For most of us, hindsight is 20/20 … and foresight is a lot less clear.
But Grossman & Partners, authors of the Zeitguide, must be wearing a stronger prescription. The cultural think-tank specializes in analyzing the present to predict the future—and then publishes some of their most noteworthy findings in their guide.
Those of us who don‘t work at a think tank—who aren’t hired to study what happens in every professional sector, from medicine to industry—may wonder why exactly we need to examine the current (and future) “cultural climate.”
We spoke with the company’s founder, Brad Grossman, to find out what exactly the Zeitguide can mean for us—and our money.
LearnVest: Why should we be using a tool like the Zeitguide to keep an eye on cultural trends?
Grossman: The world is changing so quickly, and people tend to get a little nervous: They’re insecure that they aren’t relevant. For instance, they worry that technological progress might interfere with their careers—that their jobs might not even exist in the near future because things are changing so much.
Plus, being financially literate and responsible is about understanding where the jobs are. The guide gives you a granular explanation of how corporate America is changing that’s relevant to anyone in the workforce. In terms of investments, it gives you a big-picture view of what’s happening in every sector, so you can understand why your stocks and mutual funds are behaving the way they are.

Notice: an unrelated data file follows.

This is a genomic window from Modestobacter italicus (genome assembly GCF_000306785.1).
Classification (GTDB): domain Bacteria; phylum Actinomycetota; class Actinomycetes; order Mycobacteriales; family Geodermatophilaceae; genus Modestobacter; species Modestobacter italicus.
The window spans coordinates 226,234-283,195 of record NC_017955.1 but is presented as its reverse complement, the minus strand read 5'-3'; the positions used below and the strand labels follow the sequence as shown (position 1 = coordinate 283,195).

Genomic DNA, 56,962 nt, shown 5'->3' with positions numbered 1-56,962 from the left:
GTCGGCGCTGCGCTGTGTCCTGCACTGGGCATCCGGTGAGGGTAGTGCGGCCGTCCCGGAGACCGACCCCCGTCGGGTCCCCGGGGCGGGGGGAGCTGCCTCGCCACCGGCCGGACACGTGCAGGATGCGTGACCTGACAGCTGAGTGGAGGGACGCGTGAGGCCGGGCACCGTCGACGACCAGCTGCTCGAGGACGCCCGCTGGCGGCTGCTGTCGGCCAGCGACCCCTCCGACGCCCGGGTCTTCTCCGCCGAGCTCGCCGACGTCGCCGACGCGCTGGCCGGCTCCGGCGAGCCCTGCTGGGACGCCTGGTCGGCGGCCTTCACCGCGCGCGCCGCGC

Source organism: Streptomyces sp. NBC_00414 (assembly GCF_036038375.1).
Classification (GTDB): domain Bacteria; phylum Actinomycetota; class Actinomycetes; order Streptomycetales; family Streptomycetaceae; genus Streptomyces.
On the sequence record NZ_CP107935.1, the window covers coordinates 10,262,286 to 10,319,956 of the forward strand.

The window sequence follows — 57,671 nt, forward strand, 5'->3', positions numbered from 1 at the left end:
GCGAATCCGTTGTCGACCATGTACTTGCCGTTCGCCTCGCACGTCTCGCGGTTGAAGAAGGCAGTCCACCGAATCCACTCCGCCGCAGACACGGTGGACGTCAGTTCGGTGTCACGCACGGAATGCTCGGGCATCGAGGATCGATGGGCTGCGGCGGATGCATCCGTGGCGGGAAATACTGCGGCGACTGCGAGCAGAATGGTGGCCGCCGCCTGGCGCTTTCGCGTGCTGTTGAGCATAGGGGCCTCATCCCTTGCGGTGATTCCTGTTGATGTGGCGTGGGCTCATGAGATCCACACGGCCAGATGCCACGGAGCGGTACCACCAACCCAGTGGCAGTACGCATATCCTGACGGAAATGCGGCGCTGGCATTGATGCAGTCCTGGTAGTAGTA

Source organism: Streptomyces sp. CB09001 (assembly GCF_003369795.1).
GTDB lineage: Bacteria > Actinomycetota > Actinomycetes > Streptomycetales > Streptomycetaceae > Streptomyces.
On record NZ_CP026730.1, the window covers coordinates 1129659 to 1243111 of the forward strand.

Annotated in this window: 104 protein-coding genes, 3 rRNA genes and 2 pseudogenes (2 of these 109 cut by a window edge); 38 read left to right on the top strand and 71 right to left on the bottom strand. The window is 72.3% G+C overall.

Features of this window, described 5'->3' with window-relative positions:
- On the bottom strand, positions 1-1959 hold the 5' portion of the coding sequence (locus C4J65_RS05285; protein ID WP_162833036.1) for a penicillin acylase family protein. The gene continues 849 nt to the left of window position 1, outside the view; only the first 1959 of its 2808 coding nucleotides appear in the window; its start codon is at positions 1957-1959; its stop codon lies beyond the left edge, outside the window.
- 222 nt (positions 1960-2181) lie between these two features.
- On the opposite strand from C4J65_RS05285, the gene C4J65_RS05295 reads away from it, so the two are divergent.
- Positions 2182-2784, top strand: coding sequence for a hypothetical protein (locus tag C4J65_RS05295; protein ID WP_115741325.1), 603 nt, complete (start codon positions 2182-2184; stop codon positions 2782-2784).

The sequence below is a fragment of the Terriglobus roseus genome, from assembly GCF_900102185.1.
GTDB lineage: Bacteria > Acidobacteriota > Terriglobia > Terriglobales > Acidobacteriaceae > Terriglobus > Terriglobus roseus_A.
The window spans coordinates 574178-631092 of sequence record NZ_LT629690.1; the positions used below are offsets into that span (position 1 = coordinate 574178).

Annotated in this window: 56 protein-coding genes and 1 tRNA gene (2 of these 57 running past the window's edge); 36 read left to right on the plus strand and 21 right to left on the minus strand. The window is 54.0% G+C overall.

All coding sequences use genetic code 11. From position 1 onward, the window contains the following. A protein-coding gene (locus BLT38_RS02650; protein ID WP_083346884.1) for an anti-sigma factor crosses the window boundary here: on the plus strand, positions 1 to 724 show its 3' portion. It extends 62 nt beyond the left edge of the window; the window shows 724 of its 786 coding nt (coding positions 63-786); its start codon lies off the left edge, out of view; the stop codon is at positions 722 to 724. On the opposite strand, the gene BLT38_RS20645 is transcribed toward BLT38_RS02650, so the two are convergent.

How could finance and business trends affect people who don’t work in finance or corporate jobs?
Grossman: In trying to take a big-picture lens to what’s happening in corporate America, we were able to isolate three big trends that affect all of us:
1) It’s becoming more expensive to source labor outside the U.S. (like China, where labor costs are up to five times as high as they once were), so jobs are coming back home—it’s insourcing. Boston Consulting Group predicts that 2 million or more jobs could head back to the U.S., which is an exciting development for people who are nervous about unemployment and the economy.
2) Corporations are changing their environments not only to be more nimble and more relevant in the 21st century, but also to attract people who are more accustomed to technology. We talk about social enterprise, which takes the mechanisms of social media—tweeting, pinning, Instagramming—and brings them into business, like letting employees set up Facebook groups for projects. With these kinds of developments, you can have communication between different departments and ranks. It’s not only exciting for corporations who want to attract recent graduates, but also for the graduates.
3) The new job of the future is the data scientist. We have so much information on the internet that we need really good analysts who understand how to connect the dots among these huge data sets. McKinsey & Co. reports that, by 2018, the U.S. will face a shortage of up to 190,000 people with the necessary deep analytical skills to fill this need.